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158865Re: [XP] ROI of "Engineering Practices"

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  • Francis Fish
    Dec 6, 2013
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      On Thu, Dec 5, 2013 at 9:33 PM, John Roth <JohnRoth1@...> wrote:
       




      On 12/5/13 11:20 AM, Ron Jeffries wrote:
       

      However …


      On Dec 5, 2013, at 12:37 PM, Nayan Hajratwala <nayan@...> wrote:

      "The basis for a modern production-line capability is standards and that must be a major driver in 2014”

      Software development is not a production-line activity. It is a design activity. Ask them what the basis for a modern DESIGN activity is ...

      Ron Jeffries
      www.XProgramming.com
      Sometimes you just have to stop holding on with both hands, both feet, and your tail, to get someplace better. 
      Of course you might plummet to the earth and die, but probably not: you were made for this.

      Ron, that's only half true. Once the change hits the integration server, the rest of the process up through deployment is a production line, and benefits from the same manufacturing concepts as any other manufacturing process.
           

      The deployment needs to be iron clad, really simple, from a tested base, and constant. But it's actually a trivial technical thing if done right and automated.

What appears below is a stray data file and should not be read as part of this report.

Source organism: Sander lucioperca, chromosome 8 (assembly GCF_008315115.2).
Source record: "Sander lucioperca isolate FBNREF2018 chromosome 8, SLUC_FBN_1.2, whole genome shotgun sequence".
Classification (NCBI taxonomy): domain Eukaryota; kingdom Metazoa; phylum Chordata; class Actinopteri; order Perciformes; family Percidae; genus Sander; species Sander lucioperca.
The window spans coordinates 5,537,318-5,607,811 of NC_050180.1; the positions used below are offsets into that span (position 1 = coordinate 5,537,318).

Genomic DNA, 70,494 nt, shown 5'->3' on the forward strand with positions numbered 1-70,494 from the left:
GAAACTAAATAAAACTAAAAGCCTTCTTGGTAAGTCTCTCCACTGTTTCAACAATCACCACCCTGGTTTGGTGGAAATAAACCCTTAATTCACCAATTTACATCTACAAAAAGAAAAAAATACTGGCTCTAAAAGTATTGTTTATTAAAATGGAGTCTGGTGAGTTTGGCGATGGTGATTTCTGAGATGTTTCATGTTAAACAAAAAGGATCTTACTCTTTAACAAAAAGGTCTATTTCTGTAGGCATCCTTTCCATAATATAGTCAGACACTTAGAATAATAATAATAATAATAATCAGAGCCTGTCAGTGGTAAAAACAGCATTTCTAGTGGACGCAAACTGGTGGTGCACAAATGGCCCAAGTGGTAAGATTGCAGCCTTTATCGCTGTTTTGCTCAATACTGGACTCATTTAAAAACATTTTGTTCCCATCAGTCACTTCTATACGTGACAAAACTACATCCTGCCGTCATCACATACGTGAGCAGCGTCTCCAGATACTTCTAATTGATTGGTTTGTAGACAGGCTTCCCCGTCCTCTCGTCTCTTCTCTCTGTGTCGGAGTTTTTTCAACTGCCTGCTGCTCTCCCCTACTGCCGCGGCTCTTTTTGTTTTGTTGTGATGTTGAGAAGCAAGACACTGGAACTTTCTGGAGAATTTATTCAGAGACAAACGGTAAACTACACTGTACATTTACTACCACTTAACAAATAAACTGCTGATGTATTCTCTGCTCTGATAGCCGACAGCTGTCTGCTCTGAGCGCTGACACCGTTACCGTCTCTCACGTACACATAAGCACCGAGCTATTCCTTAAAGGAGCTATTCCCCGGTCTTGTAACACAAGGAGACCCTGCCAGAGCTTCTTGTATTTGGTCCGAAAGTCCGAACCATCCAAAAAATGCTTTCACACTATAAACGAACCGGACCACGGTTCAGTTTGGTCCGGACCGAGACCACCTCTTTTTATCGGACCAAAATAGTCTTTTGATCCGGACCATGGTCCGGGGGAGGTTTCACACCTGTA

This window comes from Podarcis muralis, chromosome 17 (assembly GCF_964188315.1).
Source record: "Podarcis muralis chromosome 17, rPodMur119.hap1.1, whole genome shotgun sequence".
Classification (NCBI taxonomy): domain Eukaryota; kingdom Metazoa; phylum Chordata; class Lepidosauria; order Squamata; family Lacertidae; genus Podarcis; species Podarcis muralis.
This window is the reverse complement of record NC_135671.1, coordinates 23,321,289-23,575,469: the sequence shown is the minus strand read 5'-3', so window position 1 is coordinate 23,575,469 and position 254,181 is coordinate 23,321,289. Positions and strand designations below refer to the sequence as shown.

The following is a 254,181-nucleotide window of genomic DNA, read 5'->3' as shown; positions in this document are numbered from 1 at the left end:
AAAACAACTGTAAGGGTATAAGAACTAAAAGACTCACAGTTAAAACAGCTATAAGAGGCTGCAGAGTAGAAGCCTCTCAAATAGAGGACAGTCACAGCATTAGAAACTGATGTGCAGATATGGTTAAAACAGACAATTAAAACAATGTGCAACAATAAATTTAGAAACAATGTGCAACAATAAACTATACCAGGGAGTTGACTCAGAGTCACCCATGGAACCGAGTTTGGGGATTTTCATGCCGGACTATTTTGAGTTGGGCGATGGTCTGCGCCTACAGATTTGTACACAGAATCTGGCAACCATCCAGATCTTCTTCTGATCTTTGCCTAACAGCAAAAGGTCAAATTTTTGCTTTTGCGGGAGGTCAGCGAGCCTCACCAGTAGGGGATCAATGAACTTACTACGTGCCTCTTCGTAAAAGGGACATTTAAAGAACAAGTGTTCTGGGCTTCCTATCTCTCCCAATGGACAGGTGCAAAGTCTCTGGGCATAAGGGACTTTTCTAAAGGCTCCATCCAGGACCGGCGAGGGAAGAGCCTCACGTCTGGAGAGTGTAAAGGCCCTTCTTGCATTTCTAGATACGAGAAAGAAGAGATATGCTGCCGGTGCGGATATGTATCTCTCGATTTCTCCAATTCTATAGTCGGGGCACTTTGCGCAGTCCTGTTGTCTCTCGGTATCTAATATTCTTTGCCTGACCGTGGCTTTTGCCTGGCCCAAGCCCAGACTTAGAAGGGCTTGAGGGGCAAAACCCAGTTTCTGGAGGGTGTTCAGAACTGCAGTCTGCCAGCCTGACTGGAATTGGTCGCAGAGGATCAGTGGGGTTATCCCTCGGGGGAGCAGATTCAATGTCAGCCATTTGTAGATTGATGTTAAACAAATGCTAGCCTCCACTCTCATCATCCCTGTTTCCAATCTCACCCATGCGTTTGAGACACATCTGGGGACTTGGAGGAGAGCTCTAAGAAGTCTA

Of course this is hard to do if you're doing iOS/Android and the push is outside your hands. But in web dev shops it's what you should aim for, it's what you should do *first*. Then build outward from this deployable walking skeleton.

      It also means the business see the benefit *right now* and catch any problems before it all goes stale and becomes months old and hard to fix.

      When I was at Agile Cambridge most of the benefits people were talking about came from deploying as soon as ready, and being able to roll changes across users gradually and turn features on and off. Do this first, or if you haven't done it, do it now. Forget the coaching etc. for now, if you do this the rest will be an easy conversation, or at least that's what I think.

      Sorry to sound so prescriptive and hard line, but the benefits are so great they dwarf a lot of the other things and promote conversations with the business. Agile is about value, and there's no value until it's deployed and being used. This is the same with Lean - until your customer has it in their hands it's just good stuff trying to decay into waste. 
       
      Thanks and Regards,

      Francis

      07764 225 942

      "So when targets seem stupid, arbitrary and unfair it's because they are. The only way to improve is to look at the whole system people are operating with, the basic tools, their training, how much initiative they are allowed, are you measuring the right things (more about that later) and then you can improve. But it's the *system* you improve, not the people you beat into performing even worse." Unicorns in the mist
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